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Trends in Hours, Balanced Growth, and the Role of Technology in the Business Cycle

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  • Jordi Gali

Abstract

The present paper revisits a property embedded in most dynamic macroeconomic models: the stationarity of hours worked. First, I argue that, contrary to what is often believed, there are many reasons why hours could be nonstationary in those models, while preserving the property of balanced growth. Second, I show that the postwar evidence for most industrialized economies is clearly at odds with the assumption of stationary hours per capita. Third, I examine the implications of that evidence for the role of technology as a source of economic fluctuations in the G7 countries.

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Paper provided by National Bureau of Economic Research, Inc in its series NBER Working Papers with number 11130.

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Date of creation: Feb 2005
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Publication status: published as Gali, Jordi. "Trends In Hours, Balanced Growth, And The Role Of Technology In The Business Cycle," FRB St. Louis - Review, 2005, v87(4,Jul/Aug), 459-486.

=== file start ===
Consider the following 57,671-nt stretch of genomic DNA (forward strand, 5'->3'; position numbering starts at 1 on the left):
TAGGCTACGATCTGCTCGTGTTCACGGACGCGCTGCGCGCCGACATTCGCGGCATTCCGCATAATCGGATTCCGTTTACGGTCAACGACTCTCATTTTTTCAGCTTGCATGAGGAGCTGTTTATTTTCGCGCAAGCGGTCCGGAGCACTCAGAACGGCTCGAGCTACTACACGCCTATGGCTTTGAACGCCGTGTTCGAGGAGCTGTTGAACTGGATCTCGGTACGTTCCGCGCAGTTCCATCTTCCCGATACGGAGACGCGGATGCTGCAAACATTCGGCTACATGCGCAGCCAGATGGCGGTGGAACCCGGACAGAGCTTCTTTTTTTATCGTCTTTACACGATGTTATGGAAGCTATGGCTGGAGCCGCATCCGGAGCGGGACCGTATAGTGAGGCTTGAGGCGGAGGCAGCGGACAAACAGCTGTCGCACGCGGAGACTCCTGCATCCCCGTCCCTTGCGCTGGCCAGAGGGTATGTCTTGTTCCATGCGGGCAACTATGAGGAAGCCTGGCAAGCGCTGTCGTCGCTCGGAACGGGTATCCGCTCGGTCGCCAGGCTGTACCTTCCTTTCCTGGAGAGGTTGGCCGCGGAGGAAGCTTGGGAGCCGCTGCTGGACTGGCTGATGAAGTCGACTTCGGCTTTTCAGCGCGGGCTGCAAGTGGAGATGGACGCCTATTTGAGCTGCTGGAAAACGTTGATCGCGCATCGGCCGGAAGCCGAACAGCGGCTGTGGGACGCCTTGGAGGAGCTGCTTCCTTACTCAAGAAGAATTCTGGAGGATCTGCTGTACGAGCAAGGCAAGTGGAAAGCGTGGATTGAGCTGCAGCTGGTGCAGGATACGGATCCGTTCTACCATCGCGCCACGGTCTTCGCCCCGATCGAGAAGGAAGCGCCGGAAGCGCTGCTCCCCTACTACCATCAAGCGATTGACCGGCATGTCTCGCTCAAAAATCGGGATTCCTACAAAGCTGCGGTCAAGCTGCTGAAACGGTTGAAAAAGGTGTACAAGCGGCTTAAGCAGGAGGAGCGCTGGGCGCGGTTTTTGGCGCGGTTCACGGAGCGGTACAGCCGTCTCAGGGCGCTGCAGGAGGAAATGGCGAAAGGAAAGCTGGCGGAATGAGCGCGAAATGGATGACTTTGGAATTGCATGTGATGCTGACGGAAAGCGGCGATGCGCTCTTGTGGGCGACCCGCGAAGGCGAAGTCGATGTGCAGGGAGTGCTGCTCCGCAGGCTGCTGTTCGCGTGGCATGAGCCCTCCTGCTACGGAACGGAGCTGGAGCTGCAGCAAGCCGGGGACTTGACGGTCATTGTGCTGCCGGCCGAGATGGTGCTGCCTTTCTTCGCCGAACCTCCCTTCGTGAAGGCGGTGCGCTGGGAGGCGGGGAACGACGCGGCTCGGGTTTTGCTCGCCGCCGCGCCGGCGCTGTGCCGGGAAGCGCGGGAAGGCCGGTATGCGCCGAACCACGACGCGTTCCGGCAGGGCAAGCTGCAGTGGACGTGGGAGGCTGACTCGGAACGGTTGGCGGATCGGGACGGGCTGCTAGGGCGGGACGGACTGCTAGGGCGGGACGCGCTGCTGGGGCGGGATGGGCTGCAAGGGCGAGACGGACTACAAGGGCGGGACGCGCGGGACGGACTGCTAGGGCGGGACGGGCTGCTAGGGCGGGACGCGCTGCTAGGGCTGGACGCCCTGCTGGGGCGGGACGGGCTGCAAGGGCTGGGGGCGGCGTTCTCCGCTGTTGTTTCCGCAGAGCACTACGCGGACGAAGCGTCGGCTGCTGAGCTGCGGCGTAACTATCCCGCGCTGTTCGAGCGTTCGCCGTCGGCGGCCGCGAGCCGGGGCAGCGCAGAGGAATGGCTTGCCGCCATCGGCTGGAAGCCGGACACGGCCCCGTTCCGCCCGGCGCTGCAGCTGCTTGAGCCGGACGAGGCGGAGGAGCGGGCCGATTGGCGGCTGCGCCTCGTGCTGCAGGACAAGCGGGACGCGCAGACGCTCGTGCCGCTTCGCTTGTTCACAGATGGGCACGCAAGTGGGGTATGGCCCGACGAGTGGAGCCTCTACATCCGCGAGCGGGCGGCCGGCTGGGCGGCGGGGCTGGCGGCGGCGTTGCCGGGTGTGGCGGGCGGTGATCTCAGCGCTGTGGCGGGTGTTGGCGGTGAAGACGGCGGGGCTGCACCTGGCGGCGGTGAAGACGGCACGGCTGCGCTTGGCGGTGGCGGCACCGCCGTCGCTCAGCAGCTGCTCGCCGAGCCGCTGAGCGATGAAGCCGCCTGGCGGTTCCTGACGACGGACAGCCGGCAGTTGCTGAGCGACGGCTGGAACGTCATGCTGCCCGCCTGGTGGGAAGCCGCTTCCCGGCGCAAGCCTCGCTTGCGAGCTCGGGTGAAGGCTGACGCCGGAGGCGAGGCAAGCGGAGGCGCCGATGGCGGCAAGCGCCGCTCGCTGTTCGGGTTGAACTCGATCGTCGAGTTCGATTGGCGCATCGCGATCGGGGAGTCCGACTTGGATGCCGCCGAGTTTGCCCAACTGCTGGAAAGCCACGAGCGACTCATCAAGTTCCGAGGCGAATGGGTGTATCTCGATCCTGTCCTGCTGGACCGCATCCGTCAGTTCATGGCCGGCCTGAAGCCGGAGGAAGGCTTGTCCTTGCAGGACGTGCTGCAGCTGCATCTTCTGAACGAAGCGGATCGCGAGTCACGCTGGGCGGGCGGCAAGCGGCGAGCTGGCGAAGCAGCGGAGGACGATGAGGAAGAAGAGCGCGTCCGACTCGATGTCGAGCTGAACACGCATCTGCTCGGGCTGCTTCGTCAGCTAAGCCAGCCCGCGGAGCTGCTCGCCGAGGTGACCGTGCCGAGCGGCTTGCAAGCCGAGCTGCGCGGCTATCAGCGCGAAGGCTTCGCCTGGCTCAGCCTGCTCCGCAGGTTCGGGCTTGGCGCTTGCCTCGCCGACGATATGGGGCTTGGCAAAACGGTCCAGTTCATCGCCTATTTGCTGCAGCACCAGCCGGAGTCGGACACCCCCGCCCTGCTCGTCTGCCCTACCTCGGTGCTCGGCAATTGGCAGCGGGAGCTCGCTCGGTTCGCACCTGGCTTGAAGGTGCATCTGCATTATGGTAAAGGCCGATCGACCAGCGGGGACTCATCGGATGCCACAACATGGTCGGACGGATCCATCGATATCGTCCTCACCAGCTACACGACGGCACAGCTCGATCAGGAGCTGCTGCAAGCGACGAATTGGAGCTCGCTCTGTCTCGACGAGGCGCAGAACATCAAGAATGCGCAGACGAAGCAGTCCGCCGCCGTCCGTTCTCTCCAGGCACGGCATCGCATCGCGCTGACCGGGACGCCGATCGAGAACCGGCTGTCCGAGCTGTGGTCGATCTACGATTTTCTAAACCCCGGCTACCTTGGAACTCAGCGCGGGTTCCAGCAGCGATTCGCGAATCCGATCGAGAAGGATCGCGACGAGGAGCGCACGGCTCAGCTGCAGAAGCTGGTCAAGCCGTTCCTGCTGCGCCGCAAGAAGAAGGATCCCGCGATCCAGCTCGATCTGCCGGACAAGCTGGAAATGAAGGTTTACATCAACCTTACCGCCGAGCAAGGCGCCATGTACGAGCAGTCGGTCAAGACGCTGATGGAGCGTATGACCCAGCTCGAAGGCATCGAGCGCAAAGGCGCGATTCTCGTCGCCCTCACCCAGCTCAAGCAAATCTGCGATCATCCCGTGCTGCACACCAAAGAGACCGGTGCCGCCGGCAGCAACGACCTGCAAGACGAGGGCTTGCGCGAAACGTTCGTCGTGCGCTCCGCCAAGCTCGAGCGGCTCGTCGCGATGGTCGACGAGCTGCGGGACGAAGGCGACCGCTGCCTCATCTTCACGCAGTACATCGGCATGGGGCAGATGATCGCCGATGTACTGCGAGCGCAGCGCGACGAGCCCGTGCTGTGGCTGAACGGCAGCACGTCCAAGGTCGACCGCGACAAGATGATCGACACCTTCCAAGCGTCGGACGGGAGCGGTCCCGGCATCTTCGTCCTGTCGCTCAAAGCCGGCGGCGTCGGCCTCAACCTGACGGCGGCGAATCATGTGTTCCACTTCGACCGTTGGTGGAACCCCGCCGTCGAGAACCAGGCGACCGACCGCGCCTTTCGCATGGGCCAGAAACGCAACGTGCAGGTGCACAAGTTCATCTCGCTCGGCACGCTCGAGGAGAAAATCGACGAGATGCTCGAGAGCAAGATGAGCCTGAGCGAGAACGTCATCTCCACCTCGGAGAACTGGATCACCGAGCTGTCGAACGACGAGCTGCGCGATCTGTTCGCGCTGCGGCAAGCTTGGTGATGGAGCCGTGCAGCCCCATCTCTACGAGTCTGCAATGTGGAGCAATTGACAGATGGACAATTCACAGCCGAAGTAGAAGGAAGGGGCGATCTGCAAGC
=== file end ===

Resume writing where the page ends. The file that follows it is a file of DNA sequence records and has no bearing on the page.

Handle: RePEc:nbr:nberwo:11130

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  1. Stock, James H. & Watson, Mark W., 1999. "Business cycle fluctuations in us macroeconomic time series," Handbook of Macroeconomics, Elsevier, in: J. B. Taylor & M. Woodford (ed.), Handbook of Macroeconomics, edition 1, volume 1, chapter 1, pages 3-64 Elsevier.
  2. Neville R. Francis & Michael T. Owyang & Athena T. Theodorou, 2005. "What Explains the Varying Monetary Response to Technology Shocks in G-7 Countries?," International Journal of Central Banking, International Journal of Central Banking, International Journal of Central Banking, vol. 1(3), December.
  3. Casey B. Mulligan, 2002. "A Century of Labor-Leisure Distortions," NBER Working Papers 8774, National Bureau of Economic Research, Inc.
  4. Whelan, Karl T., 2009. "Technology shocks and hours worked: Checking for robust conclusions," Journal of Macroeconomics, Elsevier, Elsevier, vol. 31(2), pages 231-239, June.
  5. Whelan, Karl, 2006. "New Evidence on Balanced Growth, Stochastic Trends, and Economic Fluctuations," MPRA Paper 5910, University Library of Munich, Germany.
  6. Jordi Galí & Mark Gertler & J. David López-Salido, 2002. "Markups, gaps, and the welfare costs of business fluctuations," Banco de Espa�a Working Papers 0204, Banco de Espa�a.
  7. Olivier J. Blanchard & Lawrence H. Summers, 1986. "Hysteresis and the European Unemployment Problem," Working papers, Massachusetts Institute of Technology (MIT), Department of Economics 427, Massachusetts Institute of Technology (MIT), Department of Economics.
  8. Susanto Basu & John Fernald & Miles Kimball, 1998. "Are technology improvements contractionary?," International Finance Discussion Papers, Board of Governors of the Federal Reserve System (U.S.) 625, Board of Governors of the Federal Reserve System (U.S.).